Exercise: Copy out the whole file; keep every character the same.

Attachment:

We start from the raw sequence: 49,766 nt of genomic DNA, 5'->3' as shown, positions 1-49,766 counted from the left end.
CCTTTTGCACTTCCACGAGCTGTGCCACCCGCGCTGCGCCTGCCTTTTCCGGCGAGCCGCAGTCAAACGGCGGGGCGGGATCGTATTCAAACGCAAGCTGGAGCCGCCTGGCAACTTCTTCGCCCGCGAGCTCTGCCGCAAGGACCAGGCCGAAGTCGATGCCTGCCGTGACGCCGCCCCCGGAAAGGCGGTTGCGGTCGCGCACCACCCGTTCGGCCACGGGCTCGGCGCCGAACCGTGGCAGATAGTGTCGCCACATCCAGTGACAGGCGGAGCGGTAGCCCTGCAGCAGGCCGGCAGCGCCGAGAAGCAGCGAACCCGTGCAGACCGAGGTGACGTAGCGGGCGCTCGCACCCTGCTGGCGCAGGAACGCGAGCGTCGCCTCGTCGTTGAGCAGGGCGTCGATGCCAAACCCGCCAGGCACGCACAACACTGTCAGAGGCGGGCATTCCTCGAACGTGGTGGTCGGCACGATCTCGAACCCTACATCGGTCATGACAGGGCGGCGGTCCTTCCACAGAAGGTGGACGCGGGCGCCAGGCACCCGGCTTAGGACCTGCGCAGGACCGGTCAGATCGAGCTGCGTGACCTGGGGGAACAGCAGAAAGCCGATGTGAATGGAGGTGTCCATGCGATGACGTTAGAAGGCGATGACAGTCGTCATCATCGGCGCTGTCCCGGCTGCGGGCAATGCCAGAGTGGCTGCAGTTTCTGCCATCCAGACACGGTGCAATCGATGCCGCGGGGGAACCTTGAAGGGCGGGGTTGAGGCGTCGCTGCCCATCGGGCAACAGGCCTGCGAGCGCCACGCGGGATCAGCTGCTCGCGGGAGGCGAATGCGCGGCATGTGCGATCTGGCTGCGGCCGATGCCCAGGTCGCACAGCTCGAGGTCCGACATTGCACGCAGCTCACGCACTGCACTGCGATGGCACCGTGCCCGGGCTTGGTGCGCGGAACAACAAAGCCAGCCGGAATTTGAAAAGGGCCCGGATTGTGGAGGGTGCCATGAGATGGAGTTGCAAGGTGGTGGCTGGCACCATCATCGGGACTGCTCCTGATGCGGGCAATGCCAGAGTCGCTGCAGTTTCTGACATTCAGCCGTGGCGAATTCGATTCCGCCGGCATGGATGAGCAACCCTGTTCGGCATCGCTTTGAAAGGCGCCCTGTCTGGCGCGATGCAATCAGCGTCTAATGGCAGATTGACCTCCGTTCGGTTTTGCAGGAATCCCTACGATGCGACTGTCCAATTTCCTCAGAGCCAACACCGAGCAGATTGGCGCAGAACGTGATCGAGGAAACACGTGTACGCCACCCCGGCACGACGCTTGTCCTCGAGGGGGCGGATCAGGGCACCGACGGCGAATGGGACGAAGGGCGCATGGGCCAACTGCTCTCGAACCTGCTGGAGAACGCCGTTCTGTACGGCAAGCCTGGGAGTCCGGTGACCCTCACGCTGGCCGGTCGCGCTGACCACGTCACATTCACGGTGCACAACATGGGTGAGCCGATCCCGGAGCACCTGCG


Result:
We start from the raw sequence: 49,766 nt of genomic DNA, 5'->3' as shown, positions 1-49,766 counted from the left end.
CCTTTTGCACTTCCACGAGCTGTGCCACCCGCGCTGCGCCTGCCTTTTCCGGCGAGCCGCAGTCAAACGGCGGGGCGGGATCGTATTCAAACGCAAGCTGGAGCCGCCTGGCAACTTCTTCGCCCGCGAGCTCTGCCGCAAGGACCAGGCCGAAGTCGATGCCTGCCGTGACGCCGCCCCCGGAAAGGCGGTTGCGGTCGCGCACCACCCGTTCGGCCACGGGCTCGGCGCCGAACCGTGGCAGATAGTGTCGCCACATCCAGTGACAGGCGGAGCGGTAGCCCTGCAGCAGGCCGGCAGCGCCGAGAAGCAGCGAACCCGTGCAGACCGAGGTGACGTAGCGGGCGCTCGCACCCTGCTGGCGCAGGAACGCGAGCGTCGCCTCGTCGTTGAGCAGGGCGTCGATGCCAAACCCGCCAGGCACGCACAACACTGTCAGAGGCGGGCATTCCTCGAACGTGGTGGTCGGCACGATCTCGAACCCTACATCGGTCATGACAGGGCGGCGGTCCTTCCACAGAAGGTGGACGCGGGCGCCAGGCACCCGGCTTAGGACCTGCGCAGGACCGGTCAGATCGAGCTGCGTGACCTGGGGGAACAGCAGAAAGCCGATGTGAATGGAGGTGTCCATGCGATGACGTTAGAAGGCGATGACAGTCGTCATCATCGGCGCTGTCCCGGCTGCGGGCAATGCCAGAGTGGCTGCAGTTTCTGCCATCCAGACACGGTGCAATCGATGCCGCGGGGGAACCTTGAAGGGCGGGGTTGAGGCGTCGCTGCCCATCGGGCAACAGGCCTGCGAGCGCCACGCGGGATCAGCTGCTCGCGGGAGGCGAATGCGCGGCATGTGCGATCTGGCTGCGGCCGATGCCCAGGTCGCACAGCTCGAGGTCCGACATTGCACGCAGCTCACGCACTGCACTGCGATGGCACCGTGCCCGGGCTTGGTGCGCGGAACAACAAAGCCAGCCGGAATTTGAAAAGGGCCCGGATTGTGGAGGGTGCCATGAGATGGAGTTGCAAGGTGGTGGCTGGCACCATCATCGGGACTGCTCCTGATGCGGGCAATGCCAGAGTCGCTGCAGTTTCTGACATTCAGCCGTGGCGAATTCGATTCCGCCGGCATGGATGAGCAACCCTGTTCGGCATCGCTTTGAAAGGCGCCCTGTCTGGCGCGATGCAATCAGCGTCTAATGGCAGATTGACCTCCGTTCGGTTTTGCAGGAATCCCTACGATGCGACTGTCCAATTTCCTCAGAGCCAACACCGAGCAGATTGGCGCAGAACGTGATCGAGGAAACACGTGTACGCCACCCCGGCACGACGCTTGTCCTCGAGGGGGCGGATCAGGGCACCGACGGCGAATGGGACGAAGGGCGCATGGGCCAACTGCTCTCGAACCTGCTGGAGAACGCCGTTCTGTACGGCAAGCCTGGGAGTCCGGTGACCCTCACGCTGGCCGGTCGCGCTGACCACGTCACATTCACGGTGCACAACATGGGTGAGCCGATCCCGGAGCACCTGCG